Unless I'm misstaken, Project Synapsis was the first campaign I ran in the Age of Information. At this point the rule book was still under revision and I remember quite a lot of the gear lists grew rather substantially during this campaign...
SetupSet in the gnomish city of Noravon with some 75 million inhabitants (mostly humans) the initial plot was for the characters to be recruited by remnants of the Order of the Falcon (an order of assassins and spies from previous Centuria ages, still active in the city) and given high-profile clandestine missions to accomplish. The whole setup was fairly inspired by the Shadowrun setting - though unlike Shadowrun there's less place for sword wielding samurai and magic is not so overtly used.
This is usually how I begin a campaign: with a concept idea with some thought through realism. I choose a mission approach because its easier, from a story perspective, to handle players not being able to join a particular session.
The next big obstacle to tackle is group cohesion. From my experience the best roleplaying requires a balance between internal conflicts and cooperation. Obviously you don't want a group that will tear itself apart from internal strife (at least not for campaigns...) - but equally bad for story telling is a group where everyone just stick to their role and never interfere with the others. But yeah; its usually the conflicts that become a problem...
In this campaign there was an additional dimension to this issue. As the characters were recruited by the Order of the Falcon it seemed likely that a) the Falcons did a thorough job in assessing the people they planned to recruit b) the Falcons would pretty much kill off any team that did a poor job. Thus I felt it very important to get the group cohesion as right as possible directly from start.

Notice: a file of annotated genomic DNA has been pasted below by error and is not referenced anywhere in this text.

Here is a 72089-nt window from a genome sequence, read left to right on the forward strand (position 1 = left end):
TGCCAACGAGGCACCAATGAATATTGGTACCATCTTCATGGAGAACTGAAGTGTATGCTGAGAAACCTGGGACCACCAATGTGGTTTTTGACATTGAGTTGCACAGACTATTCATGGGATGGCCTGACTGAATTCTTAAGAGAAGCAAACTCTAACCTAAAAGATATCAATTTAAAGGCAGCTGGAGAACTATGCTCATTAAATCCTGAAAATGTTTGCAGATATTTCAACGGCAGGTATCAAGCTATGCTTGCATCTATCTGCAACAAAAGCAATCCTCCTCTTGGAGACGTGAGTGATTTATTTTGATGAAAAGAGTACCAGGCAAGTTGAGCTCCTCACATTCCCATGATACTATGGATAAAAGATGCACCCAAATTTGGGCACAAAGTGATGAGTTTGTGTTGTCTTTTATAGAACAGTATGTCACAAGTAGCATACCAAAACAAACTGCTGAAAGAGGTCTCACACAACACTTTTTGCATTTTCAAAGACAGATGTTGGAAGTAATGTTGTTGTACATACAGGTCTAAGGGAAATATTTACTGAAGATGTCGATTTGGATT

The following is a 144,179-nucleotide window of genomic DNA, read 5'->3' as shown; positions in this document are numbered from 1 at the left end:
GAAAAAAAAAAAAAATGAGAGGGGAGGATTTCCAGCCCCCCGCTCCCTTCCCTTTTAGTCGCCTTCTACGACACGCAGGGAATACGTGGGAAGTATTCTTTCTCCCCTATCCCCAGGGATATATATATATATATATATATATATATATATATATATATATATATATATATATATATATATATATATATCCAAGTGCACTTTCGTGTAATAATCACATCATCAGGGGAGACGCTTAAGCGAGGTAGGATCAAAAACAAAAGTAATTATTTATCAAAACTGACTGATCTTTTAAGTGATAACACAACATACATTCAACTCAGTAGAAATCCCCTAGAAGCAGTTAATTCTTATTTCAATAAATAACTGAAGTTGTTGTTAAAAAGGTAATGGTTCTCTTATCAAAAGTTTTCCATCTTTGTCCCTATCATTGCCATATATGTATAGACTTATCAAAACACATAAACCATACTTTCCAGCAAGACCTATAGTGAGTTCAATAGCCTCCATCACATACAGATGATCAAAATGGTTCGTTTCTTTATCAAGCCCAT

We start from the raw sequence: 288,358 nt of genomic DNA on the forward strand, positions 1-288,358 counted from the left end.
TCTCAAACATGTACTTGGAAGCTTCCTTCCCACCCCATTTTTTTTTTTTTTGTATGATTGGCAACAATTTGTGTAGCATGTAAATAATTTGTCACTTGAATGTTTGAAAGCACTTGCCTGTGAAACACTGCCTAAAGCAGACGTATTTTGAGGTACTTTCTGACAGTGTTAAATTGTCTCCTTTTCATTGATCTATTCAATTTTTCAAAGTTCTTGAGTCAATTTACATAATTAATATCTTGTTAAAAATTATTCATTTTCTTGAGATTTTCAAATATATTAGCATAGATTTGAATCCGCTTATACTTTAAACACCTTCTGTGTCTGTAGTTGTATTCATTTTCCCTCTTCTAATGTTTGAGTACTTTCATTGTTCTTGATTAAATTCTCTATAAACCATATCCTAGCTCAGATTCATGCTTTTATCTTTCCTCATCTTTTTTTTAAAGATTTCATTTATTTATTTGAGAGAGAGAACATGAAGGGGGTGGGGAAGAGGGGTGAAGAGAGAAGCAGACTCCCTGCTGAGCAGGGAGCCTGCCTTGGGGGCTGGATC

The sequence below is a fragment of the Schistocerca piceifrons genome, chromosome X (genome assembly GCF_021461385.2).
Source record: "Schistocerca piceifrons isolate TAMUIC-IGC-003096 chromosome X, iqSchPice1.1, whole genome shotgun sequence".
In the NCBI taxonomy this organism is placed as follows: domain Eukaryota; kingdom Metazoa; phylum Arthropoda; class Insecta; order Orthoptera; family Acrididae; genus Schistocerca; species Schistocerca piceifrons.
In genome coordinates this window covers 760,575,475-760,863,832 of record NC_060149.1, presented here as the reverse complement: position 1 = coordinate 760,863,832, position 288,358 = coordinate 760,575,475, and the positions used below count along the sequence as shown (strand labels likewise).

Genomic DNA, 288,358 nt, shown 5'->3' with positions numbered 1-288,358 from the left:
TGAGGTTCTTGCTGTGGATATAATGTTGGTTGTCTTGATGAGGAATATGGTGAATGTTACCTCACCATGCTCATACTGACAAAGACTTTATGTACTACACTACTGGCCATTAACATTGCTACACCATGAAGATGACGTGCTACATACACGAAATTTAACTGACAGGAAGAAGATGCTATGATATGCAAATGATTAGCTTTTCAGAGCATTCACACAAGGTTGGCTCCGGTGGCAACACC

The obvious path to achieving this would have been to let the players in on the story and have them design their team together - but I didn't want that. I find there is too much roleplaying to be had and experienced in that first encounter between players to take it away. Also the uncertainty about what business they are getting involved in adds for better playing.
The route I took was to run a single player mission with each of the players right after they finished creating their character. Not only did it give me good intel on each character but also gave each player a chance to test out their skills and really find out what their character was good at. It took more time obviously, but was worth it all the way.